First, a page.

East Texans Talk About Spanish Version Of National Anthem

Pro-Immigration activists will spend the weekend getting ready for a national boycott on Monday, including one planned here in East Texas. To promote the upcoming events, a controversial song has been written, a spanish version of the national anthem. Some feel it will benefit the Spanish community, but others say, sing it in English or don't sing it at all.

Spanish music stars in Miami recorded the Spanish version of the national anthem for Latino immigrants. They say the new version will demonstate Latino patriotism. Maria and Corrina Ruiz work for the East Texas Spanish radio station La Invasora. They just found out about the Spanish version today.

"I think it would help them that," said Maria Ruiz. "They will actually know what it means, if it's actually translated correct yes it will help them to know the meaning of the song and what it says."

"In my opinion I disagree," said Corrina Ruiz. "I believe the national anthem should be sung in English." The new version is sparking debate because it's not an exact translation. Some words have been changed for ryhming reasons, other phrases were changed to avoid war references. For example in the English version, "And the rockets red glare, bombs bursting in air gave proof through the night that our flag was still there", translates from the Spanish version to, "In the fierce combat, the sign of victory, the flame of battle in step with liberty through the night it was said it was being defended."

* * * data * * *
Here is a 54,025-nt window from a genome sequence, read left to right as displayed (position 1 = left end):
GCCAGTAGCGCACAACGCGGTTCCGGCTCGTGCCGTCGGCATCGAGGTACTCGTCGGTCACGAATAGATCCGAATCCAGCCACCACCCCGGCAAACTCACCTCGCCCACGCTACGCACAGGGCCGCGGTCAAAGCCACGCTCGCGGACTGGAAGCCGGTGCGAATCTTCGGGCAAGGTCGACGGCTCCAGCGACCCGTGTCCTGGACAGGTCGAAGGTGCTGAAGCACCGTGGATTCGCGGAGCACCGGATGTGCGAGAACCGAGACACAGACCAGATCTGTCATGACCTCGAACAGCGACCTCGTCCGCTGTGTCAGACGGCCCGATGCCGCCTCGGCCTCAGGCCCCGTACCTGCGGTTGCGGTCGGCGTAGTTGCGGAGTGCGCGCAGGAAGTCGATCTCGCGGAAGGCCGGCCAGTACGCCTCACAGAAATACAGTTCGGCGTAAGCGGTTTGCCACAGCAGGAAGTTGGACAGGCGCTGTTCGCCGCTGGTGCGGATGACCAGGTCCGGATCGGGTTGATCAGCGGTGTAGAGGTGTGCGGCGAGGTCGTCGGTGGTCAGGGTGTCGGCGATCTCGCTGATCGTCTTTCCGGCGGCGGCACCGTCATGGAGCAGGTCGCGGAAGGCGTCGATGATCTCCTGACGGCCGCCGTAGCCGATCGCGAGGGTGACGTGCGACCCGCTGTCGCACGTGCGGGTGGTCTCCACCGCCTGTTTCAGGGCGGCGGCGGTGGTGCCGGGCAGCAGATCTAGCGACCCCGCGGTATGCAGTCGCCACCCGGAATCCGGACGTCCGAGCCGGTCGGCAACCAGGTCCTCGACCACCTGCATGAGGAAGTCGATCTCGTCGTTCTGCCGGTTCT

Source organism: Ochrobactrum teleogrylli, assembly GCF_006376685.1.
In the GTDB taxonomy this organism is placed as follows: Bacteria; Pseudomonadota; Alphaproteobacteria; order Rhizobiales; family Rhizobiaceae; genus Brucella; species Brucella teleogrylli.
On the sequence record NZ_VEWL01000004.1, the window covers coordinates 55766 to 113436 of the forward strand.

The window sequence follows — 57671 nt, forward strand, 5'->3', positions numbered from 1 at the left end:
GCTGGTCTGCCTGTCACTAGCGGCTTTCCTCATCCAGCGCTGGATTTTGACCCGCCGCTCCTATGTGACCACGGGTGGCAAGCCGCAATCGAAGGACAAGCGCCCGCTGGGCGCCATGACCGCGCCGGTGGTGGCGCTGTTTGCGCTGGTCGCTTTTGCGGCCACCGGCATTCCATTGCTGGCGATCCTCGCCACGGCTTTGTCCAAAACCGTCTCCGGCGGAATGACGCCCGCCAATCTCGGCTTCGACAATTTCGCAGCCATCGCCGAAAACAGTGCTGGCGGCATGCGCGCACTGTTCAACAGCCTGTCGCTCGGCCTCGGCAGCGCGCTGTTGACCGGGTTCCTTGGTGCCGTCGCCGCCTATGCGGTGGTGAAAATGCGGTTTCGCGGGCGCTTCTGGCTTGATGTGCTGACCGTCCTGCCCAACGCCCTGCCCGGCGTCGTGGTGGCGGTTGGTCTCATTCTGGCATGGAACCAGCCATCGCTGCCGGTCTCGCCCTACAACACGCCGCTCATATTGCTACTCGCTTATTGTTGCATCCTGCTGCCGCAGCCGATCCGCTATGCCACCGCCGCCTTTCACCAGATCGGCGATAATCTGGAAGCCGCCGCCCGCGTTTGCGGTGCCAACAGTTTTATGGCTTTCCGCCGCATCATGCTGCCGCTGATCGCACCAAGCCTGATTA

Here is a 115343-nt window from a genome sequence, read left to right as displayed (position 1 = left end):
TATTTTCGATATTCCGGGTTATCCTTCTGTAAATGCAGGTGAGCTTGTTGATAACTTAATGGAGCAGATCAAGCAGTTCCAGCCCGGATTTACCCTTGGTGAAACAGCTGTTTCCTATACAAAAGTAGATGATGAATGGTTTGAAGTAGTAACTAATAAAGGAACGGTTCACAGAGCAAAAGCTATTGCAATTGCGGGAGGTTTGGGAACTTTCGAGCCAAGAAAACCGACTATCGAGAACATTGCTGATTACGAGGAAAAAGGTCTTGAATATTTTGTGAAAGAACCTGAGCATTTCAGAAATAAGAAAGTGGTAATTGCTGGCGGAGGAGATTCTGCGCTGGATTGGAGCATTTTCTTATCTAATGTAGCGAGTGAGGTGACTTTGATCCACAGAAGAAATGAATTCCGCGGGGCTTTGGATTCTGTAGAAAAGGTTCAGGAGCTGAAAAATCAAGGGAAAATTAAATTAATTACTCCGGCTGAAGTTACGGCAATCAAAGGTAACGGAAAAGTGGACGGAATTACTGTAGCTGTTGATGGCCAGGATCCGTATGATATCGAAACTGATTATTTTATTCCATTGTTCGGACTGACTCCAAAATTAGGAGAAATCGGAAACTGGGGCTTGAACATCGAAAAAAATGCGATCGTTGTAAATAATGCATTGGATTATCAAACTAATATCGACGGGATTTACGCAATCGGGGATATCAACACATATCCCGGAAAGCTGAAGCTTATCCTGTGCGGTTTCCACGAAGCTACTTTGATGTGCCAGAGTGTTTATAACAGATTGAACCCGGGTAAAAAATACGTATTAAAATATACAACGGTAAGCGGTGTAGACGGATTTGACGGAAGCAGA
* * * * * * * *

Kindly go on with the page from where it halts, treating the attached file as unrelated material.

"I just think that our national anthem is our national anthem and since our language is English that's what it ought to be spoken in," said Clay White, Tyler resident. "It's a song that along with the immigration debate is not going away anytime soon.

Molly Reuter, reporting. mreuter@kltv.com